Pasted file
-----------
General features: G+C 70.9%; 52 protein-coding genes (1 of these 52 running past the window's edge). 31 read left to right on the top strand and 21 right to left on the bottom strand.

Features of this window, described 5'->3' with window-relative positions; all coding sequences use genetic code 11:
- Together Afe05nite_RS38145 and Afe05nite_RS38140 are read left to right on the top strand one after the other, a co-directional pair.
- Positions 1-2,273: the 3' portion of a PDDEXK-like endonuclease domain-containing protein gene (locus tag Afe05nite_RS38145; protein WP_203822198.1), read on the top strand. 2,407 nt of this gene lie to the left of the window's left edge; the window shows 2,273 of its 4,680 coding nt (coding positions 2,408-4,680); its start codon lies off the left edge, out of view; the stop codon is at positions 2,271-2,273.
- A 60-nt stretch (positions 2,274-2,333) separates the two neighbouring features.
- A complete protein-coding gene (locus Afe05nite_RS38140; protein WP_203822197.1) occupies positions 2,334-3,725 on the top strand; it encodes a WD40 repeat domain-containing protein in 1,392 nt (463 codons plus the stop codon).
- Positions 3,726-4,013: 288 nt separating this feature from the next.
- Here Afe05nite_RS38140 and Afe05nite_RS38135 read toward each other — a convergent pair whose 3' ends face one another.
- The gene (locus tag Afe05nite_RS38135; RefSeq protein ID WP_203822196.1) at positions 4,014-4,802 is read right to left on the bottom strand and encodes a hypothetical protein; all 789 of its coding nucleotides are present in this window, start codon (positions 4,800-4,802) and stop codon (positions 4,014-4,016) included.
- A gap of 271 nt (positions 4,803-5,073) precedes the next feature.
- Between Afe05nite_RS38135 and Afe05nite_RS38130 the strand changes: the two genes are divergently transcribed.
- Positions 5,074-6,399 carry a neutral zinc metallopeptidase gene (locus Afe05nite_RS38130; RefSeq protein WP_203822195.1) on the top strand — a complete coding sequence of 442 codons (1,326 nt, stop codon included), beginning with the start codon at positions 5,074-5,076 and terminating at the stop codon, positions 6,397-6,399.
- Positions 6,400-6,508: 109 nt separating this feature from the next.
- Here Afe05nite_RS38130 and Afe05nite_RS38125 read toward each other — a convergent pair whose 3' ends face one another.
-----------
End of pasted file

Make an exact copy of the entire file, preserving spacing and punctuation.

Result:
General features: G+C 70.9%; 52 protein-coding genes (1 of these 52 running past the window's edge). 31 read left to right on the top strand and 21 right to left on the bottom strand.

Features of this window, described 5'->3' with window-relative positions; all coding sequences use genetic code 11:
- Together Afe05nite_RS38145 and Afe05nite_RS38140 are read left to right on the top strand one after the other, a co-directional pair.
- Positions 1-2,273: the 3' portion of a PDDEXK-like endonuclease domain-containing protein gene (locus tag Afe05nite_RS38145; protein WP_203822198.1), read on the top strand. 2,407 nt of this gene lie to the left of the window's left edge; the window shows 2,273 of its 4,680 coding nt (coding positions 2,408-4,680); its start codon lies off the left edge, out of view; the stop codon is at positions 2,271-2,273.
- A 60-nt stretch (positions 2,274-2,333) separates the two neighbouring features.
- A complete protein-coding gene (locus Afe05nite_RS38140; protein WP_203822197.1) occupies positions 2,334-3,725 on the top strand; it encodes a WD40 repeat domain-containing protein in 1,392 nt (463 codons plus the stop codon).
- Positions 3,726-4,013: 288 nt separating this feature from the next.
- Here Afe05nite_RS38140 and Afe05nite_RS38135 read toward each other — a convergent pair whose 3' ends face one another.
- The gene (locus tag Afe05nite_RS38135; RefSeq protein ID WP_203822196.1) at positions 4,014-4,802 is read right to left on the bottom strand and encodes a hypothetical protein; all 789 of its coding nucleotides are present in this window, start codon (positions 4,800-4,802) and stop codon (positions 4,014-4,016) included.
- A gap of 271 nt (positions 4,803-5,073) precedes the next feature.
- Between Afe05nite_RS38135 and Afe05nite_RS38130 the strand changes: the two genes are divergently transcribed.
- Positions 5,074-6,399 carry a neutral zinc metallopeptidase gene (locus Afe05nite_RS38130; RefSeq protein WP_203822195.1) on the top strand — a complete coding sequence of 442 codons (1,326 nt, stop codon included), beginning with the start codon at positions 5,074-5,076 and terminating at the stop codon, positions 6,397-6,399.
- Positions 6,400-6,508: 109 nt separating this feature from the next.
- Here Afe05nite_RS38130 and Afe05nite_RS38125 read toward each other — a convergent pair whose 3' ends face one another.